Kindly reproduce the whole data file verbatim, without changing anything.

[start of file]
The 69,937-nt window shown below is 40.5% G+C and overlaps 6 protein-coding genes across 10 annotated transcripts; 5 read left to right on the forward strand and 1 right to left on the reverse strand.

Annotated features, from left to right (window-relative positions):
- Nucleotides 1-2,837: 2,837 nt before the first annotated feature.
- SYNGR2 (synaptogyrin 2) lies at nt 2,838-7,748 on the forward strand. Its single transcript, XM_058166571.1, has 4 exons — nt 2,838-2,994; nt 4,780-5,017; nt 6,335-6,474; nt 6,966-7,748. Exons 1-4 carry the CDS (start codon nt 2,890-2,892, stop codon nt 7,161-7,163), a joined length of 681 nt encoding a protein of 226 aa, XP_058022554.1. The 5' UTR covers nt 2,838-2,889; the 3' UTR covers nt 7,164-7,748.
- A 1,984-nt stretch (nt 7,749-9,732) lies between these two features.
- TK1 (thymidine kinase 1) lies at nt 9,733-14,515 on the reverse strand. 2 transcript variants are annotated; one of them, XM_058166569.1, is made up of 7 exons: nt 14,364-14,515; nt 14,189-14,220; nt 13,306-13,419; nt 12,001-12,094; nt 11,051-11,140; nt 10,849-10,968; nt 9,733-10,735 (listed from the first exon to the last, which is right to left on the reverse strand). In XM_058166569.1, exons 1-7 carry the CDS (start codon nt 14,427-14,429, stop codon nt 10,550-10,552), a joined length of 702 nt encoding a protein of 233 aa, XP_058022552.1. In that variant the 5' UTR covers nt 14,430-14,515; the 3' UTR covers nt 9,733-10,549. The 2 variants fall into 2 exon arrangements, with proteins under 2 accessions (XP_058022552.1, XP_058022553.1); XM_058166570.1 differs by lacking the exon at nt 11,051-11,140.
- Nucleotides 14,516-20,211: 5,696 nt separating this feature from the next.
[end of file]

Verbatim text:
The 69,937-nt window shown below is 40.5% G+C and overlaps 6 protein-coding genes across 10 annotated transcripts; 5 read left to right on the forward strand and 1 right to left on the reverse strand.

Annotated features, from left to right (window-relative positions):
- Nucleotides 1-2,837: 2,837 nt before the first annotated feature.
- SYNGR2 (synaptogyrin 2) lies at nt 2,838-7,748 on the forward strand. Its single transcript, XM_058166571.1, has 4 exons — nt 2,838-2,994; nt 4,780-5,017; nt 6,335-6,474; nt 6,966-7,748. Exons 1-4 carry the CDS (start codon nt 2,890-2,892, stop codon nt 7,161-7,163), a joined length of 681 nt encoding a protein of 226 aa, XP_058022554.1. The 5' UTR covers nt 2,838-2,889; the 3' UTR covers nt 7,164-7,748.
- A 1,984-nt stretch (nt 7,749-9,732) lies between these two features.
- TK1 (thymidine kinase 1) lies at nt 9,733-14,515 on the reverse strand. 2 transcript variants are annotated; one of them, XM_058166569.1, is made up of 7 exons: nt 14,364-14,515; nt 14,189-14,220; nt 13,306-13,419; nt 12,001-12,094; nt 11,051-11,140; nt 10,849-10,968; nt 9,733-10,735 (listed from the first exon to the last, which is right to left on the reverse strand). In XM_058166569.1, exons 1-7 carry the CDS (start codon nt 14,427-14,429, stop codon nt 10,550-10,552), a joined length of 702 nt encoding a protein of 233 aa, XP_058022552.1. In that variant the 5' UTR covers nt 14,430-14,515; the 3' UTR covers nt 9,733-10,549. The 2 variants fall into 2 exon arrangements, with proteins under 2 accessions (XP_058022552.1, XP_058022553.1); XM_058166570.1 differs by lacking the exon at nt 11,051-11,140.
- Nucleotides 14,516-20,211: 5,696 nt separating this feature from the next.